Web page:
06/14/2009 05:12 am ET Updated May 25, 2011

The Promise of Universal Health Care: An Open Letter to President Obama

Dear Mr. President,

You have given us the "audacity of hope" and the promise of change. You have vociferously indicated that our health care system is in need of major change. You have said that 50 million Americans are uninsured. Medicare is moving toward bankruptcy and taking down the economy with it. But where is the change, Mr. President?

It seems that the for-profit segment of the health care industry (pharmaceutical companies, AMA and the American Hospital Association) have got your ear. The same special interests that have given us the most expensive, poorest quality health care among developed countries (37th rank) are now suddenly pretending to be champions of reform.

Frankly, their legislative agenda is a patent effort to stop the public demand for a meaningful universal health care system through a single payer. They believe as long as they throw the dog a bone and push some sort of half measure through congress they will be taking the wind out of the sails of the public push for (God forbid) a nonprofit, single payer system. It reminds us of the multi-year attempt of the cigarette industry to wage a "stop smoking" campaign! The present push for fast-track legislation is once again putting the fox in charge of the chicken coop.

So far, all the talk seems to equate a single payer system with "government-run socialized medicine." We know that over the years the for-profit health care industry has spent millions of dollars to demonize "socialized medicine." Therefore, in the eyes of most people a government-run program is a non-starter. It is thought of in terms of long lines, poor service and increased tax burden. This myth is generally embedded in the public mind, despite the fact that all the developed countries have a more or less government-run service with universal coverage, giving much better care at half our per capita cost.

But let's not go down this path at all, which would require a major shift in public perceptions. There is another way, a much better and more efficient way that we can have universal health care, including preventive care, with good quality control, that covers everyone. It will save our economy over $1 trillion each and every year.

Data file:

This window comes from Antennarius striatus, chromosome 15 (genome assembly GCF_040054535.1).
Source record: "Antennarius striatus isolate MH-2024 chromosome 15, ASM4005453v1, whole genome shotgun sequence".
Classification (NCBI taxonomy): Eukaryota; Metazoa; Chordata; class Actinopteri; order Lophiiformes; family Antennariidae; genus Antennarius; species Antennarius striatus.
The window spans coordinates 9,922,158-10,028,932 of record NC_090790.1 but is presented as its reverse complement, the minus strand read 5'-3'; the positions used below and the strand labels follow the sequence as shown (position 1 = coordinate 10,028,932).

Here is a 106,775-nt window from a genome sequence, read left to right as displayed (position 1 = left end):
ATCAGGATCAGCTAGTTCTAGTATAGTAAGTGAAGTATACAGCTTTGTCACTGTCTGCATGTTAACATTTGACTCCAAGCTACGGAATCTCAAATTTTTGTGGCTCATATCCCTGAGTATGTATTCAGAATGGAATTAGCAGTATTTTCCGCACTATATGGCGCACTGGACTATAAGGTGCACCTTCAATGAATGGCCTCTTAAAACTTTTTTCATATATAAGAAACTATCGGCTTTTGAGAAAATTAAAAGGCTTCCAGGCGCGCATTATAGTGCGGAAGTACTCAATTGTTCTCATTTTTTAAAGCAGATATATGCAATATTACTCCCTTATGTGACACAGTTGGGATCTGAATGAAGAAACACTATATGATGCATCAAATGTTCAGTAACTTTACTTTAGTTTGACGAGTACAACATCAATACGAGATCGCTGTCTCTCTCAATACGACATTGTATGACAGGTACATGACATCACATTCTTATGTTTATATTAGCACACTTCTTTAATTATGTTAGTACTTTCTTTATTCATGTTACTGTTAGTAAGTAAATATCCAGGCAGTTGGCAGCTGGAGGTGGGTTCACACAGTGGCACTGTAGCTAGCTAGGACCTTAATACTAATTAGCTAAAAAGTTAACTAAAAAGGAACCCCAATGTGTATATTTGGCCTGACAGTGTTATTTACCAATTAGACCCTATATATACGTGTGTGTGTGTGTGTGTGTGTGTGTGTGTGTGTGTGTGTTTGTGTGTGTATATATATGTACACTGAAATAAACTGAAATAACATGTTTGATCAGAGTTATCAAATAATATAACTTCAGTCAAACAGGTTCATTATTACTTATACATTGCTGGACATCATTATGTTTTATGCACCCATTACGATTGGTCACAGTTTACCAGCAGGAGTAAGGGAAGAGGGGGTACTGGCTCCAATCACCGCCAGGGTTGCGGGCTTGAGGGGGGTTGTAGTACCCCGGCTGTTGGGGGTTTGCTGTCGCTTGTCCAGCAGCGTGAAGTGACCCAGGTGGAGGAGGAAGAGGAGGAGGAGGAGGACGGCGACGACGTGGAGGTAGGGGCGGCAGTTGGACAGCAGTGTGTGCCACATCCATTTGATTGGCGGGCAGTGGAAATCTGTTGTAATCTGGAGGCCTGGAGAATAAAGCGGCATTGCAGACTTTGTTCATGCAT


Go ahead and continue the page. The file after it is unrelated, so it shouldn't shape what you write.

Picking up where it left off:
This is more than what we have spent on the Iraq and Afghanistan wars since 9/11. How can this be done? It can simply be accomplished through a nonprofit (I stress: nonprofit), single payer, people-funded, people-managed, private insurance agency. This plan is described in detail in the book Universal Health Care System for the United States of America, accessible at

In that plan, the government buys the policies for the elderly and indigent through Medicare and Medicaid, albeit at less than half the present cost. Other people and/or their employers buy the policies for the private sector. The management is elected by individuals named in the policy, regardless of who has paid for the policy, just like shareholders in a corporation. It is a non-profit, privately managed, single payer insurance corporation that runs like a co-op.

Mr. President, please glance at this plan or have your key people at least look at it. Over 90% of people who have read it are emphatically in favor of it. Many of the details are explained in the book and make the plan even more attractive. More refinements, no doubt, will emerge in the process of legislation and implementation. If instituted, the plan will save 1.7 million jobs, keep our industrial base at home, save our economy over $1 trillion a year, provide good quality universal care, keep us away from for-profit surgical knives, cut our budget deficit each and every year, keep Medicare from going bankrupt and also bring integrity back to our medical research and education.

Mr. President, we agree with the "don't let perfect be the enemy of good" mantra. But in this case, please "don't let tricky greed be the enemy of honest health care reform."

Mr. President, the American people need true health care reform, and you promised us exactly that. The nonprofit, universal health care system outlined in the book goes a long way to deliver on your promises.